Our Lady of the Immaculate Conception
The restoration of the Roman Catholic Hierarchy, in England, in September 1850 and the large influx of Irish Catholic labourers, employed on Birkenhead Docks, brought about the need for a new place of worship in Birkenhead.
Prior to 1850, the only Catholic Church in the town was St. Werburgh’s which had served the handful of Catholic residents since 1837. On 27 July 1851, James Brown was consecrated first Bishop of Shrewsbury.
The Earl of Shrewsbury offered to build a cathedral at Shrewsbury for the newly installed Bishop. Augustus Pugin was commissioned as architect. Unfortunately, in 1852, both the Earl and Pugin died. The new Earl engaged Edward, son of Augustus Pugin, to put his father’s plan into operation. It was then discovered that weak foundations would not support the planned cathedral at Shrewsbury. The young Earl was not to be outdone and proposed that the Diocesan cathedral be built in Birkenhead. Bishop Brown agreed and an appeal was made to Rome to change the diocesan side from Shrewsbury to Birkenhead. It was 16 June 1856 that the foundation stone of a new Catholic school was laid on the site of the proposed new Diocesan cathedral. Sadly the youthful Earl of Shrewsbury died in August 1856 and this was followed by Rome’s refusal to change the Diocesan name. Edward Pugin, who had been asked to plan the Birkenhead cathedral was now left to modify his plans and so a ‘plain’ church was envisaged for the Birkenhead site.
Father John Rogerson celebrated he first Mass in the newly established parish of Our Lady on 8 December 1857. It was exactly three years later, on 8 December 1860 that the foundation stone of Edward Pugin’s scaled down cathedral was laid by Bishop Brown.
The church of Our Lady of the Immaculate Conception, to give its full title, was officially opened on 23 May 1862 when Bishop Brown sang Pontifical High Mass.
In 1879 Canon Edmund Knight was appointed Auxiliary Bishop of Shrewsbury because of Bishop Brown’s poor state of health. Bishop Knight became the second Bishop of Shrewsbury and was consecrated at Our Lady’s Birkenhead on 25 July 1879. Cardinal Manning officiated at the ceremony, assisted by the Bishop’s of Salford and Nottingham. In September 1882 Bishop Knight took up residence in Birkenhead at Avondale House in Claughton. With the vast majority of his flock settled in the northern half of his diocese, Bishop Knight estimated that living in Birkenhead saved him thousands of miles of travelling every year.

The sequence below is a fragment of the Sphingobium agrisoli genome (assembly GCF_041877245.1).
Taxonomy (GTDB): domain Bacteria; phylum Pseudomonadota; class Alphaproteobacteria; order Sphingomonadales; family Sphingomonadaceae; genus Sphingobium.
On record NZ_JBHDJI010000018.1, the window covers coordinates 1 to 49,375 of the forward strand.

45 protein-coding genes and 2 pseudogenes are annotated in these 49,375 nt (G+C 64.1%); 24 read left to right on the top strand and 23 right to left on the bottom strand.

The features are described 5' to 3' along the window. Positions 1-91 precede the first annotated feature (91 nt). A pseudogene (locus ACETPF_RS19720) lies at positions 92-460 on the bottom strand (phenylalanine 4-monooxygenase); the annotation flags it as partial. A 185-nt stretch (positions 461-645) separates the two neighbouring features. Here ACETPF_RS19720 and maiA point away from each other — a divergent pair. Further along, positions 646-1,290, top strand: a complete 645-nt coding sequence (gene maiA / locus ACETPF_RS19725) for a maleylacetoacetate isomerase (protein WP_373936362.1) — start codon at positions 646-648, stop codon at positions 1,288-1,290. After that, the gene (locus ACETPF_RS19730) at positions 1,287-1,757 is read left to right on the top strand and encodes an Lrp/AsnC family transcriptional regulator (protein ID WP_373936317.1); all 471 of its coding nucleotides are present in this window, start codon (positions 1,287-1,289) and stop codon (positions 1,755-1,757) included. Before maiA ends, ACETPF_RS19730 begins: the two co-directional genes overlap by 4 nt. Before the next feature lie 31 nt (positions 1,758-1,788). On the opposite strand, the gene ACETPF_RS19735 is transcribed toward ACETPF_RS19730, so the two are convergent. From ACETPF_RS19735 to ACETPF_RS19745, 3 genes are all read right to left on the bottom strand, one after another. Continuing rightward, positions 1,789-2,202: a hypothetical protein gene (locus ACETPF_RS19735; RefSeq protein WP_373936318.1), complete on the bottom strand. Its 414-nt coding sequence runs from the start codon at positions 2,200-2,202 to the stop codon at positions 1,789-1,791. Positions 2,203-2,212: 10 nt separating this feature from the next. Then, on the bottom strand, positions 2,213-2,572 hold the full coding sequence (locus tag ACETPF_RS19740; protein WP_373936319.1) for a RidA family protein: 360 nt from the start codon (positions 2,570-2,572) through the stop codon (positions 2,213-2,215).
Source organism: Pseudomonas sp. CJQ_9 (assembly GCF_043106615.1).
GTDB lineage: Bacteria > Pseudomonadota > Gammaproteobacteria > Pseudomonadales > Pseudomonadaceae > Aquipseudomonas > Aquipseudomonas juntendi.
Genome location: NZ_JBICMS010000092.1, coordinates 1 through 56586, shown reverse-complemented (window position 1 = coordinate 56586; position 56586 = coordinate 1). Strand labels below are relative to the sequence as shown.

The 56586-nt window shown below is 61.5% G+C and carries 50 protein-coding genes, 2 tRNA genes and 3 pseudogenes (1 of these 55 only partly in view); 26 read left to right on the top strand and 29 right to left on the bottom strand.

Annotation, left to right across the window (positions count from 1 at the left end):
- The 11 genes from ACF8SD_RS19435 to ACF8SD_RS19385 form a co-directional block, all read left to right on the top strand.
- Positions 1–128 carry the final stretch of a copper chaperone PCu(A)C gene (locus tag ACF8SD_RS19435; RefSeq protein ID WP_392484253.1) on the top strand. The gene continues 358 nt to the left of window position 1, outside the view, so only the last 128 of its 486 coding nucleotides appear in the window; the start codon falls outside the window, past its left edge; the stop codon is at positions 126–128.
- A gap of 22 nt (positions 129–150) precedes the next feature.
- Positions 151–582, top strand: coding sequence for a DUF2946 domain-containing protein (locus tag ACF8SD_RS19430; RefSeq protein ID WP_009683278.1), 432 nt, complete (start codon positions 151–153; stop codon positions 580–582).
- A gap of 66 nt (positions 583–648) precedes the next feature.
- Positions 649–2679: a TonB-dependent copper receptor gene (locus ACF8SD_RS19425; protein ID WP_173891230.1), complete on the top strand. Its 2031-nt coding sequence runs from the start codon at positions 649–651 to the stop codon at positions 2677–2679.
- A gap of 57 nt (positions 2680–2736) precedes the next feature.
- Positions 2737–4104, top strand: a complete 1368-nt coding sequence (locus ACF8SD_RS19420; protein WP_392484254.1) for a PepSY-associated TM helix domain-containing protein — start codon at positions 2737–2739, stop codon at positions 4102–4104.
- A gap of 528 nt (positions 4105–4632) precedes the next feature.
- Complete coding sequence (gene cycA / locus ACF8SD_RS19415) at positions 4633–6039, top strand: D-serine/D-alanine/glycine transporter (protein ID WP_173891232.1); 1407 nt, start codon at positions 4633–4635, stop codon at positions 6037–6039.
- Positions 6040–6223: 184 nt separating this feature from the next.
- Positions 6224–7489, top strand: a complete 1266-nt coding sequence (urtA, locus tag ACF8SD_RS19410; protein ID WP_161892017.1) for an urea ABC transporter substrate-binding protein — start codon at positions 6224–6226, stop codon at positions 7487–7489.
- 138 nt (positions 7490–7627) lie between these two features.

In 1893 Bishop Knight was intent upon resigning his See on the grounds of ill health, but he was persuaded to accept the support of a Coadjutor Bishop and Monsignor John Carroll was consecrated on 28 October 1893 at Our Lady’s Birkenhead by Cardinal Vaughan. In January 1895 Bishop Carroll came to live in Birkenhead and in May that year he became the 3rd Bishop of Shrewsbury when Bishop Knight’s resignation was eventually accepted. Bishop Carroll’s reign and his sojourn in Birkenhead was to last but two more years, for in January 1895 he died and his Requiem Mass took place at Our Lady’s the Birkenhead ‘Cathedral’ as it was now being called.
Following the death of Bishop Carroll, Shrewsbury regained its status as the seat of Diocesan power and its Cathedral church became the centre for diocesan ceremony.
The most dramatic incident in the History
of Our Lady’s happened during the Second World War when, during an air raid on the night of 12 March 1941, the Church and its presbytery received a direct hit. Parish Priest Canon John Tallon, his housekeeper, Catherin Ryan, and housemaid, Kathleen Creehan, were killed. Many parishioners were also killed during the riad but Assistant Priests, Fathers Rigby and Coonan, survived as they were away from the Presbytery at the time.
The church was extensively damaged and it was to remain derelict for ten years, during which time services were held in the Parish Club in Park Road North which coincidentally had been a former Presbyterian Church.
Father Edmund Quinn was appointed Parish Priest within two weeks of the bombing disaster. He laboured with his parishioners for ten years to raise sufficient funds for the restoration of the Church.
A torchlight procession numbering two thousand and led by the Diocesan Bishop, John Murphy, culminated in the re-opening ceremony on 11 October 1951. The renowned cleric Monsignor Ronald Knox preached to a congregation which overflowed into the streets surrounding the church.
Alongside the refurbished church a new presbytery was erected. The date inscribed over the door indicates a 1952 opening, but it was 1957 before Canon Quinn took up residence.
Our Lady’s regained some of its historical prestige when Cardinal Hume presided there during Requiem Mass for the 8th Bishop of Shrewsbury. Bishop Eric Grasar, whose mortal remains were interred in a garden grave in Our Lady’s churchyard.
Our Lady’s again took centre stage when the Right Revd. Joseph Gray was installed as 9th Bishop of Shrewsbury on 7 October 1980. Throughout his reign, Bishop Gray lived in Birkenhead and celebrated Mass on major feastdays on a regular basis at his Birkenhead ‘Cathedral’. Indeed he celebrated his own Golden Jubilee as a priest there on 18 June 1993. Bishop Gray’s requiem also took place at Our Lady’s on 18 May 1999.
During the period when the north end of Birkenhead was heavily populated Our Lady’s parish was manned by as many as four priests. Today the present Father shepherds a greatly reduced flock who nevertheless remains just as faithful as their forbearers to their beloved ‘cathedral’.